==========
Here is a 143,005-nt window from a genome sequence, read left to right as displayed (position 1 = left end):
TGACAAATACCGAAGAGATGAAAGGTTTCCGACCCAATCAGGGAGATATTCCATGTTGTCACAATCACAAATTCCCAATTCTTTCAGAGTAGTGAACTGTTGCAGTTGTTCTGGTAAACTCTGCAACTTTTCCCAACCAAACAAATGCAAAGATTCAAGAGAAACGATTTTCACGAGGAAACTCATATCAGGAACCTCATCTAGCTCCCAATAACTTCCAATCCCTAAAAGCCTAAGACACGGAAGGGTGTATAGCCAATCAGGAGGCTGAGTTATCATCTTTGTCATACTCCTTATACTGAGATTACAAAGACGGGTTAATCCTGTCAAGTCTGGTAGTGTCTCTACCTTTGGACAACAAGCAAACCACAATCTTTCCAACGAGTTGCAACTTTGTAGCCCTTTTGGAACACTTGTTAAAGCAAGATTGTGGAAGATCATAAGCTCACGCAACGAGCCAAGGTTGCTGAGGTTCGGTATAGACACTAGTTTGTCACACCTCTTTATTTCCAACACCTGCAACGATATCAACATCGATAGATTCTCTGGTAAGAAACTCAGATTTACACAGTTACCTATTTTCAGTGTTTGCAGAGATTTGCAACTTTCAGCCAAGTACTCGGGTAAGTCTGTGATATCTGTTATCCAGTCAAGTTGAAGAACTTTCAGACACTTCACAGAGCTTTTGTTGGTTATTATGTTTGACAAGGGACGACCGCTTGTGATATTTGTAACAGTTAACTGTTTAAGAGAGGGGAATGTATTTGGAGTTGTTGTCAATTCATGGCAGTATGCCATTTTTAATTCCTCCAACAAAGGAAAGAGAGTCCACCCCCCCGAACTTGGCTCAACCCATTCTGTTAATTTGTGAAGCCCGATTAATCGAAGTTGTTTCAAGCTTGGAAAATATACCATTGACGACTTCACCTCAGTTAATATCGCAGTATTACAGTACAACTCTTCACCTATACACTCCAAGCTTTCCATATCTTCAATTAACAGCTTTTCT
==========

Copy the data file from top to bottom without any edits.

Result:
Here is a 143,005-nt window from a genome sequence, read left to right as displayed (position 1 = left end):
TGACAAATACCGAAGAGATGAAAGGTTTCCGACCCAATCAGGGAGATATTCCATGTTGTCACAATCACAAATTCCCAATTCTTTCAGAGTAGTGAACTGTTGCAGTTGTTCTGGTAAACTCTGCAACTTTTCCCAACCAAACAAATGCAAAGATTCAAGAGAAACGATTTTCACGAGGAAACTCATATCAGGAACCTCATCTAGCTCCCAATAACTTCCAATCCCTAAAAGCCTAAGACACGGAAGGGTGTATAGCCAATCAGGAGGCTGAGTTATCATCTTTGTCATACTCCTTATACTGAGATTACAAAGACGGGTTAATCCTGTCAAGTCTGGTAGTGTCTCTACCTTTGGACAACAAGCAAACCACAATCTTTCCAACGAGTTGCAACTTTGTAGCCCTTTTGGAACACTTGTTAAAGCAAGATTGTGGAAGATCATAAGCTCACGCAACGAGCCAAGGTTGCTGAGGTTCGGTATAGACACTAGTTTGTCACACCTCTTTATTTCCAACACCTGCAACGATATCAACATCGATAGATTCTCTGGTAAGAAACTCAGATTTACACAGTTACCTATTTTCAGTGTTTGCAGAGATTTGCAACTTTCAGCCAAGTACTCGGGTAAGTCTGTGATATCTGTTATCCAGTCAAGTTGAAGAACTTTCAGACACTTCACAGAGCTTTTGTTGGTTATTATGTTTGACAAGGGACGACCGCTTGTGATATTTGTAACAGTTAACTGTTTAAGAGAGGGGAATGTATTTGGAGTTGTTGTCAATTCATGGCAGTATGCCATTTTTAATTCCTCCAACAAAGGAAAGAGAGTCCACCCCCCCGAACTTGGCTCAACCCATTCTGTTAATTTGTGAAGCCCGATTAATCGAAGTTGTTTCAAGCTTGGAAAATATACCATTGACGACTTCACCTCAGTTAATATCGCAGTATTACAGTACAACTCTTCACCTATACACTCCAAGCTTTCCATATCTTCAATTAACAGCTTTTCT